Huu-ay-aht First Nation says it’s open to investing in closed mill site

Huu-ay-aht First Nation says it's open to investing in closed mill site

The Huu-ay-aht First Nation says it’s optimistic members of a working group will be able to come up with a new future for the closed Alberni Pacific Division mill.

Western Forest Products which owns the mill announced Friday it will never reopen the mill in its current configuration leaving the 90 people who worked here worried.

“Obviously it’s like anything. They want to know what their future is and if there is no future let them know,” said Glen Cheetham, fourth vice-president of United Steelworkers 1-1937, who has lived in Port Alberni for decades.

The mill has been shut down since mid-October and it’s seen a lot of downtime during the past two years. Last year, Western, Tsawak-qin Forestry and Huu-ay-aht First Nations commissioned a report to examine long-term primary manufacturing options for the APD mill. The report concluded the options are very limited.

“This is a bit of a blow to see that this mill could ultimately be permanently closed and it’s the last thing Port Alberni needs to see is another permanent closure. It has impacts throughout the community including the pulp mill which feeds off that mill,” said Butler.

The company has struck a working group which includes the union and the Huu-ay-aht First Nation that partially owns Tree Farm Licence 44. The group’s mission is to explore other potential options for the mill site over the next 90 days.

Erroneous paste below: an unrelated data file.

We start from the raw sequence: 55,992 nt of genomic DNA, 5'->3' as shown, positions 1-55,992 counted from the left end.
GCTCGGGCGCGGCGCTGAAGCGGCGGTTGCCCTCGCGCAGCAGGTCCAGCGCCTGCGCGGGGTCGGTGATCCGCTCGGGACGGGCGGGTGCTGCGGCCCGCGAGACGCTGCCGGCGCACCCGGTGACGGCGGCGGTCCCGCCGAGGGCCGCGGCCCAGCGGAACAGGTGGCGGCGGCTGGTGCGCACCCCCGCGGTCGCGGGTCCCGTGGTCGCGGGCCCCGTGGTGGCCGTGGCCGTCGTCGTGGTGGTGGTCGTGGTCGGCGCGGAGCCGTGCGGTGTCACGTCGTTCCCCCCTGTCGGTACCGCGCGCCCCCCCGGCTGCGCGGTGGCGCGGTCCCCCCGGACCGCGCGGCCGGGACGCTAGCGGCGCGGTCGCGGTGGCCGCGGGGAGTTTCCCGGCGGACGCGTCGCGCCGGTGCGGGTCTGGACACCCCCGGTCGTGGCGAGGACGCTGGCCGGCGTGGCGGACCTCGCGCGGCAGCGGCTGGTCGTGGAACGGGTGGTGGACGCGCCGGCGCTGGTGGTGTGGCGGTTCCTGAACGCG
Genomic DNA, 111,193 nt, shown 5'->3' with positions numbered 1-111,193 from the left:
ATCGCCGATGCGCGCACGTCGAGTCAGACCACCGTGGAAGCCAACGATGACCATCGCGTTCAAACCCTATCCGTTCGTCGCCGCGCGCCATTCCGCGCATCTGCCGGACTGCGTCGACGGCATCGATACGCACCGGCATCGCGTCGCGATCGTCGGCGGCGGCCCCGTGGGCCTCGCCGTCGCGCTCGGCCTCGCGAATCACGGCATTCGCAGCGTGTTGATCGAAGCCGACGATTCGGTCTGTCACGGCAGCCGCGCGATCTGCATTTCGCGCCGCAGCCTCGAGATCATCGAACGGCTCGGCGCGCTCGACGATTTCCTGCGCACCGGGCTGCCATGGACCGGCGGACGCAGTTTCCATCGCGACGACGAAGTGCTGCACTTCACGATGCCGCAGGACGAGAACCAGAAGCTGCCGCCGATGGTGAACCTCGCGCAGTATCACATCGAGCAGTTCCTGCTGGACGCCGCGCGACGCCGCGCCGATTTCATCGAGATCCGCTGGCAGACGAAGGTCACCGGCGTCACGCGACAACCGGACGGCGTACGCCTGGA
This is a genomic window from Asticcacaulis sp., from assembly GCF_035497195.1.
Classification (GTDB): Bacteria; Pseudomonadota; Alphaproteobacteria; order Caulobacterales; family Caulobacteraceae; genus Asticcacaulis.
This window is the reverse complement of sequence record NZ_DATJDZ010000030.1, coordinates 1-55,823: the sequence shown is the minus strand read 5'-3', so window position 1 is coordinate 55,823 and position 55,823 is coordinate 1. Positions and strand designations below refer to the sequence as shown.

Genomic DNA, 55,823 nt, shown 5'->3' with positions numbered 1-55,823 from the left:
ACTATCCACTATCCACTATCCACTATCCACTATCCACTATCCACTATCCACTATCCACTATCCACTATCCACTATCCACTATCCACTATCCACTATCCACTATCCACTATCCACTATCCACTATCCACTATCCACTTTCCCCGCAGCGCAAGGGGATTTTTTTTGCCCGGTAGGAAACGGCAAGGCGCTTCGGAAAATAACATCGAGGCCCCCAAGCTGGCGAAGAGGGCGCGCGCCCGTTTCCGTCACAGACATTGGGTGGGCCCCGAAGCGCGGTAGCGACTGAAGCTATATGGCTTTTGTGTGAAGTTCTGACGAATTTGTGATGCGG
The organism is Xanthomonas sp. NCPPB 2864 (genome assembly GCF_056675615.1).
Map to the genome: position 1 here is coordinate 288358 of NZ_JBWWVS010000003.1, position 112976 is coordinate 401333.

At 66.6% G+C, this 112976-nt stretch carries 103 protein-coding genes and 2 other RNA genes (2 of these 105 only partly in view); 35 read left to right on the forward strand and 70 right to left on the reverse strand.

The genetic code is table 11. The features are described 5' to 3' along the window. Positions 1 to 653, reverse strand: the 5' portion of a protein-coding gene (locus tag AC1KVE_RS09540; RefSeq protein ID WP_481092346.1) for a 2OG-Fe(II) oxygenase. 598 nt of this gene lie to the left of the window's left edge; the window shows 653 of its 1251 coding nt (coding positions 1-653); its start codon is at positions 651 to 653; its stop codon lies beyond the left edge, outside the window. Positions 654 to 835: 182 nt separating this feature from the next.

“We’ve had our first initial meeting and we have a series of weekly meetings coming up to look for other options for the site, other manufacturing of different products. We’re going to see where we can get investment from. Where we can get certainty of fibre supply,” said Butler.

The elected chief of the Huu-ay-aht First Nation says he’s confident they can find a path forward.

“I trust the brain trust we have working at the province, the brain trust at western, the brain trust at the union level and the brain trust at the first nation level can come up with some solution,” said Chief Councillor Robert Dennis Sr., of the Huu-ay-aht First Nation.

Dennis says the first nation may even be interested in investing in the mill site.

“Quite possible. I’m quite confident that there would be other first nations that would be interested in that concept,” Dennis said. “The idea of buying into APD (Alberni Pacific Division) is still on our table.”

Both the First Nation and the union say the B.C. government will need to be involved in finding a solution.

The decades-old mill had more than 200 employees at its height.

In 2021 Port Alberni moved to expropriate the former Somass mill from Western Forest Products which the city is now planning to develop.

Kendall HansonKendall Hanson

Recent Stories

Send us your news tips and videos!